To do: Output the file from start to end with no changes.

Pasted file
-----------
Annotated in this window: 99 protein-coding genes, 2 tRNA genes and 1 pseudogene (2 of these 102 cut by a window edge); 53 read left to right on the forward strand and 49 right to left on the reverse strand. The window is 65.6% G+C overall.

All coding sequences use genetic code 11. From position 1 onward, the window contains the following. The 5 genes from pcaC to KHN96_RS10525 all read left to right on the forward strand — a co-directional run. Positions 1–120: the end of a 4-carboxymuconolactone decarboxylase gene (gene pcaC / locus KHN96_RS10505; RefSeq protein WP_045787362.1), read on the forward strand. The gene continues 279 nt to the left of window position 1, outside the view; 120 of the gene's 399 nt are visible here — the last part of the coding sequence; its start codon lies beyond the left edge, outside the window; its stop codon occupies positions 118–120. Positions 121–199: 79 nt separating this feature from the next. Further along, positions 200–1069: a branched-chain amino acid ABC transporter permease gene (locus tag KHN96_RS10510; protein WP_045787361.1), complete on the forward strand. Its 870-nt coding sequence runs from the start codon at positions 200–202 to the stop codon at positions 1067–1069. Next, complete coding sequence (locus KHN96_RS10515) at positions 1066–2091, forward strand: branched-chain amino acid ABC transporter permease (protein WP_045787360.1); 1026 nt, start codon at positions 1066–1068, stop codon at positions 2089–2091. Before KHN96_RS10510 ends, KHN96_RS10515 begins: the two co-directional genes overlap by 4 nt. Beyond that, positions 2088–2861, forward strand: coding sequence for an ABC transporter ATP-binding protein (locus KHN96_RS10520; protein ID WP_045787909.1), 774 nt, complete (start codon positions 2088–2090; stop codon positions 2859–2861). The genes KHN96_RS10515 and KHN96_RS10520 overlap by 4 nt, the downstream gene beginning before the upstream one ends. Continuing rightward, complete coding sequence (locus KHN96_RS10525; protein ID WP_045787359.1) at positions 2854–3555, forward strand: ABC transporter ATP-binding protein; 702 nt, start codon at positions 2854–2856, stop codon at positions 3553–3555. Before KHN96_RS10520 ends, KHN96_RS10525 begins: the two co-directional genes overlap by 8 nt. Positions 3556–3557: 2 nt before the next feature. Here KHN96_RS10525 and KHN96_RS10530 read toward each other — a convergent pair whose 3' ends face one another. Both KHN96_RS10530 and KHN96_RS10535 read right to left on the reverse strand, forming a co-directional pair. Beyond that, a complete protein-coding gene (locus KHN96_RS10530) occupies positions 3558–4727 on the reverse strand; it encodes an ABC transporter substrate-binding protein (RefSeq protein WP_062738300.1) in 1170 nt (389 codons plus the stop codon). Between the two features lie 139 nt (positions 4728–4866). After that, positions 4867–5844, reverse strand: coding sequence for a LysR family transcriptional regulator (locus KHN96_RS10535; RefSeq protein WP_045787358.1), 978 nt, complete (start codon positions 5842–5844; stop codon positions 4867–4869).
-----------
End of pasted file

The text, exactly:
Annotated in this window: 99 protein-coding genes, 2 tRNA genes and 1 pseudogene (2 of these 102 cut by a window edge); 53 read left to right on the forward strand and 49 right to left on the reverse strand. The window is 65.6% G+C overall.

All coding sequences use genetic code 11. From position 1 onward, the window contains the following. The 5 genes from pcaC to KHN96_RS10525 all read left to right on the forward strand — a co-directional run. Positions 1–120: the end of a 4-carboxymuconolactone decarboxylase gene (gene pcaC / locus KHN96_RS10505; RefSeq protein WP_045787362.1), read on the forward strand. The gene continues 279 nt to the left of window position 1, outside the view; 120 of the gene's 399 nt are visible here — the last part of the coding sequence; its start codon lies beyond the left edge, outside the window; its stop codon occupies positions 118–120. Positions 121–199: 79 nt separating this feature from the next. Further along, positions 200–1069: a branched-chain amino acid ABC transporter permease gene (locus tag KHN96_RS10510; protein WP_045787361.1), complete on the forward strand. Its 870-nt coding sequence runs from the start codon at positions 200–202 to the stop codon at positions 1067–1069. Next, complete coding sequence (locus KHN96_RS10515) at positions 1066–2091, forward strand: branched-chain amino acid ABC transporter permease (protein WP_045787360.1); 1026 nt, start codon at positions 1066–1068, stop codon at positions 2089–2091. Before KHN96_RS10510 ends, KHN96_RS10515 begins: the two co-directional genes overlap by 4 nt. Beyond that, positions 2088–2861, forward strand: coding sequence for an ABC transporter ATP-binding protein (locus KHN96_RS10520; protein ID WP_045787909.1), 774 nt, complete (start codon positions 2088–2090; stop codon positions 2859–2861). The genes KHN96_RS10515 and KHN96_RS10520 overlap by 4 nt, the downstream gene beginning before the upstream one ends. Continuing rightward, complete coding sequence (locus KHN96_RS10525; protein ID WP_045787359.1) at positions 2854–3555, forward strand: ABC transporter ATP-binding protein; 702 nt, start codon at positions 2854–2856, stop codon at positions 3553–3555. Before KHN96_RS10520 ends, KHN96_RS10525 begins: the two co-directional genes overlap by 8 nt. Positions 3556–3557: 2 nt before the next feature. Here KHN96_RS10525 and KHN96_RS10530 read toward each other — a convergent pair whose 3' ends face one another. Both KHN96_RS10530 and KHN96_RS10535 read right to left on the reverse strand, forming a co-directional pair. Beyond that, a complete protein-coding gene (locus KHN96_RS10530) occupies positions 3558–4727 on the reverse strand; it encodes an ABC transporter substrate-binding protein (RefSeq protein WP_062738300.1) in 1170 nt (389 codons plus the stop codon). Between the two features lie 139 nt (positions 4728–4866). After that, positions 4867–5844, reverse strand: coding sequence for a LysR family transcriptional regulator (locus KHN96_RS10535; RefSeq protein WP_045787358.1), 978 nt, complete (start codon positions 5842–5844; stop codon positions 4867–4869).